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Searching for Sea Glass in Seaham - How to Find it
If you ever dreamed of discovering buried treasure, then head over to the small harbour town of Seaham – on the Durham Heritage Coast and surprise yourself with it’s riches.
We visited as part of a short break in Durham and were surprised by the size of our haul. Read on for tips on how to find sea glass for yourself…
What is Sea Glass?
Sea Glass – or beach glass as it is sometimes called – is the ultimate in recycled glass. Glass that gets dumped into the sea all around the world gets tossed and turned by the tides which – over time – gradually turn it into smooth jewels worthy of any jeweller’s stash.
Where Can you Find Sea Glass in the UK?
Seaham is one of the very best places in England to go hunting for sea glass. Sea glass aficionados from all across the world come here to do their beach combing. On our short trip, we talked to visitors from as far away as America and Australia during our beach walks.
The most popular beaches to search for sea glass are Seaham Hall Beach (SR7 7AF) and nearby Vane Tempest Beach. Whenever you visit, you are likely to see a crowd of beach combers slowly plodding across the shoreline looking for buried treasure.
Our best sea glass finds by far though were from nearby Blast Beach (see previous post). It is much quieter than the Seaham beaches and less well known, so you are more likely to get your hands on the buried treasure before someone else beats you to it!
Other good beaches to search for sea glass in the UK are Marazion Beach in Cornwall and Lulworth Cove in Dorset – but there really is nowhere quite like Seaham!
Why is Seaham so good for Sea Glass?
Seaham was once home to the Londonderry Bottleworks – the largest glass bottle works in the country. At the peak, the factory produced over 20 million hand-blown glass bottles a year. Drinking bottles, medicine and perfume bottles and bottle stoppers in a myriad of colours, shapes and sizes were shipped worldwide from Seaham.
At the end of the day’s production, waste glass (slag) was tipped straight into the North Sea. Many years later (the factory closed in the 1920’s), that waste glass is still being delivered to Seaham’s beaches in reliable quantities – thrilling sea glass collectors and artists alike. Imagine how surprised those factory workers would be to discover just what a treasure trove they were inadvertently creating all those year’s ago?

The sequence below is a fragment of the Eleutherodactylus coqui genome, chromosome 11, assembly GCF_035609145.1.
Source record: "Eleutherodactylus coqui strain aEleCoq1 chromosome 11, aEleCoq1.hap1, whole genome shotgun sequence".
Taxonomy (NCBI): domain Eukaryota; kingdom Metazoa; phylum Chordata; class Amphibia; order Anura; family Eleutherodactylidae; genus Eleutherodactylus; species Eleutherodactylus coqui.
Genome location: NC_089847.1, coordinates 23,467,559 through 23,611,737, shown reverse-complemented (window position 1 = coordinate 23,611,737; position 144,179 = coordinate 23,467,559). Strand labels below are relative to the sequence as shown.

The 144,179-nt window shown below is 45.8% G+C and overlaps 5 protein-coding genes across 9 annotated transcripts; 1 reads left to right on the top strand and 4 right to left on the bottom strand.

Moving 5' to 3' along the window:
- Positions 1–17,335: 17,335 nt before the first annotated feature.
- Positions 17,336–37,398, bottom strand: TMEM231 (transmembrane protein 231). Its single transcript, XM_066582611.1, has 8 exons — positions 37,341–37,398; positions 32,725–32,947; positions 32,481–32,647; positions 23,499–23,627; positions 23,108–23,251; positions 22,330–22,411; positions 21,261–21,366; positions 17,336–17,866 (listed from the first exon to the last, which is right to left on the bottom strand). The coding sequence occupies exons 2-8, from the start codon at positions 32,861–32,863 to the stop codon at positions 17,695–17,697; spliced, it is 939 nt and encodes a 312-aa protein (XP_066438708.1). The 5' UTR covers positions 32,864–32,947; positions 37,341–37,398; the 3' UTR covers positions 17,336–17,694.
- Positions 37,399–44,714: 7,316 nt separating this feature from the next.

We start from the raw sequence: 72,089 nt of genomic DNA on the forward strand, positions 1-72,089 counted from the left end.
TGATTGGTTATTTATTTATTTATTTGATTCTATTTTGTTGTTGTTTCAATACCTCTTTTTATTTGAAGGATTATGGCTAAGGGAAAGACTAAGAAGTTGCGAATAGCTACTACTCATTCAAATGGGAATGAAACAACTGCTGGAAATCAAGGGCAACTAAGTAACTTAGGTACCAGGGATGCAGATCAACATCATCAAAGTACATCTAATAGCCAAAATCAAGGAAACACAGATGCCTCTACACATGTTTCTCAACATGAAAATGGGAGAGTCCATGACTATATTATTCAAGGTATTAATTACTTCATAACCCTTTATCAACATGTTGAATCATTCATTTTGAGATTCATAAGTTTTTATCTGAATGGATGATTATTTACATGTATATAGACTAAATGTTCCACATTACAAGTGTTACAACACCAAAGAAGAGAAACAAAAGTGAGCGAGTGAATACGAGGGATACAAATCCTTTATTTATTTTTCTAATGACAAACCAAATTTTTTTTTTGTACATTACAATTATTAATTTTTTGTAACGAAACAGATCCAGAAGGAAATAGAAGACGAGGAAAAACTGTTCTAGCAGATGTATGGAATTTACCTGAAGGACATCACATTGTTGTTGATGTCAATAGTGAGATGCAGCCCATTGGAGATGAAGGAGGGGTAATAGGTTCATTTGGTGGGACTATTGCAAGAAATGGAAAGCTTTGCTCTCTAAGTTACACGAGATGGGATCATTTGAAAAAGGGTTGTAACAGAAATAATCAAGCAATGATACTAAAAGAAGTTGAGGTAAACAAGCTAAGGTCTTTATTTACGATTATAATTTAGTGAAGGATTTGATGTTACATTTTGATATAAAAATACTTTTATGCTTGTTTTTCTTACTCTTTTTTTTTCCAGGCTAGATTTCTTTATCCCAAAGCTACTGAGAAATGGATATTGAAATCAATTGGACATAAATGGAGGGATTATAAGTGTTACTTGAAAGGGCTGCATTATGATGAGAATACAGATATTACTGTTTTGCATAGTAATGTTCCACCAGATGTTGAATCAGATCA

How to Find Sea Glass - Tips for Future Travellers
Seaham’s beaches are shingle, which can make the sea glass difficult to spot. You will primarily see a couple of tried and tested techniques in use by avid glass hunters:
- The Zombie Stoop. Sea glass hunters bend their head slightly and walk slowly and determinedly, scanning the shingle for the buried jewels beneath their feet. How far they stoop depends largely on how good their eye sight is. My neck ached quite a lot after half an hour of zombie stooping!
- The Determined Delve. For this, you need a small stick, a spade or – best of all – a little hand held rake. Then, you can really get up close and personal with the shingle and discover the buried treasure beneath it. If you adopt this method, it is probably the case that you are getting hooked. Caution: Searching for Seaglass can become very addictive!
What Does Sea Glass Look like?
Special Sea Glass - What to Look Out For
The most popular glass produced by the Londonderry Bottle Works were clear and green glass, so it is no surprise that this colour of glass is the easiest to find on Seaham’s beaches. If you look really carefully though, you will find all sorts of different colour of glass ranging from aqua blue, yellow, red (rare) and black (VERY rare – the oldest glass produced by the Londonderry bottle company!).
Multis (striped glass of different colours) are also highly prized among collectors. You may be particularly fortunate and turn up a Codd Marble – once used as a seal for fizzy drinks.